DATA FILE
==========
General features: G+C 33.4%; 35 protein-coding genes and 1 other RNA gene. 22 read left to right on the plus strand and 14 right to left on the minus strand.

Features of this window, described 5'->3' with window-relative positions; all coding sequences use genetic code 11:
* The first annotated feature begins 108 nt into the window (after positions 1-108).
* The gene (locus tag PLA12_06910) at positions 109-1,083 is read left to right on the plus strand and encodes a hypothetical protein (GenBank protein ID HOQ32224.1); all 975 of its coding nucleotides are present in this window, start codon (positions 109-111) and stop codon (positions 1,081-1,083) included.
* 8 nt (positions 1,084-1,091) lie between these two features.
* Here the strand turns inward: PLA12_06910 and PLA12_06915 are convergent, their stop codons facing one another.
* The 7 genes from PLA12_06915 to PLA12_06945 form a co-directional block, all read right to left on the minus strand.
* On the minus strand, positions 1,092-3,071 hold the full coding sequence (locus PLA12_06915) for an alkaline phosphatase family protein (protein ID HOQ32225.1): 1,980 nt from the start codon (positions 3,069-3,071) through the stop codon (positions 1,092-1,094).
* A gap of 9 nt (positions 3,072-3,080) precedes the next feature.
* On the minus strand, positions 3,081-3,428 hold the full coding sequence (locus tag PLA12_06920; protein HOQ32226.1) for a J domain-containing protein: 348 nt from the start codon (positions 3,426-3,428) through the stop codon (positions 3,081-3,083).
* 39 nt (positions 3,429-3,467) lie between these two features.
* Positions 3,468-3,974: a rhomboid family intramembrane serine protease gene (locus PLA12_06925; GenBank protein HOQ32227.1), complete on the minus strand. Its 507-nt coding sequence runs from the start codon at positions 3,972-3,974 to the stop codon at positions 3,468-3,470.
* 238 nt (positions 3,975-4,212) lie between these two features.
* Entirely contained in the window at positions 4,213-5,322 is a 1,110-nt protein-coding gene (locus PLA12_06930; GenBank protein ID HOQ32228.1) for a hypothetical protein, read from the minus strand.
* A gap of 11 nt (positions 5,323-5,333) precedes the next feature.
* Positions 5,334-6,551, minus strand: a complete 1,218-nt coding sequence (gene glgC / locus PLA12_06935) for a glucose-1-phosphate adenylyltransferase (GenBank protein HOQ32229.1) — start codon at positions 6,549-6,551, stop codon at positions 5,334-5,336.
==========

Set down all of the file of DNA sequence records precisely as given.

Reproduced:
General features: G+C 33.4%; 35 protein-coding genes and 1 other RNA gene. 22 read left to right on the plus strand and 14 right to left on the minus strand.

Features of this window, described 5'->3' with window-relative positions; all coding sequences use genetic code 11:
* The first annotated feature begins 108 nt into the window (after positions 1-108).
* The gene (locus tag PLA12_06910) at positions 109-1,083 is read left to right on the plus strand and encodes a hypothetical protein (GenBank protein ID HOQ32224.1); all 975 of its coding nucleotides are present in this window, start codon (positions 109-111) and stop codon (positions 1,081-1,083) included.
* 8 nt (positions 1,084-1,091) lie between these two features.
* Here the strand turns inward: PLA12_06910 and PLA12_06915 are convergent, their stop codons facing one another.
* The 7 genes from PLA12_06915 to PLA12_06945 form a co-directional block, all read right to left on the minus strand.
* On the minus strand, positions 1,092-3,071 hold the full coding sequence (locus PLA12_06915) for an alkaline phosphatase family protein (protein ID HOQ32225.1): 1,980 nt from the start codon (positions 3,069-3,071) through the stop codon (positions 1,092-1,094).
* A gap of 9 nt (positions 3,072-3,080) precedes the next feature.
* On the minus strand, positions 3,081-3,428 hold the full coding sequence (locus tag PLA12_06920; protein HOQ32226.1) for a J domain-containing protein: 348 nt from the start codon (positions 3,426-3,428) through the stop codon (positions 3,081-3,083).
* 39 nt (positions 3,429-3,467) lie between these two features.
* Positions 3,468-3,974: a rhomboid family intramembrane serine protease gene (locus PLA12_06925; GenBank protein HOQ32227.1), complete on the minus strand. Its 507-nt coding sequence runs from the start codon at positions 3,972-3,974 to the stop codon at positions 3,468-3,470.
* 238 nt (positions 3,975-4,212) lie between these two features.
* Entirely contained in the window at positions 4,213-5,322 is a 1,110-nt protein-coding gene (locus PLA12_06930; GenBank protein ID HOQ32228.1) for a hypothetical protein, read from the minus strand.
* A gap of 11 nt (positions 5,323-5,333) precedes the next feature.
* Positions 5,334-6,551, minus strand: a complete 1,218-nt coding sequence (gene glgC / locus PLA12_06935) for a glucose-1-phosphate adenylyltransferase (GenBank protein HOQ32229.1) — start codon at positions 6,549-6,551, stop codon at positions 5,334-5,336.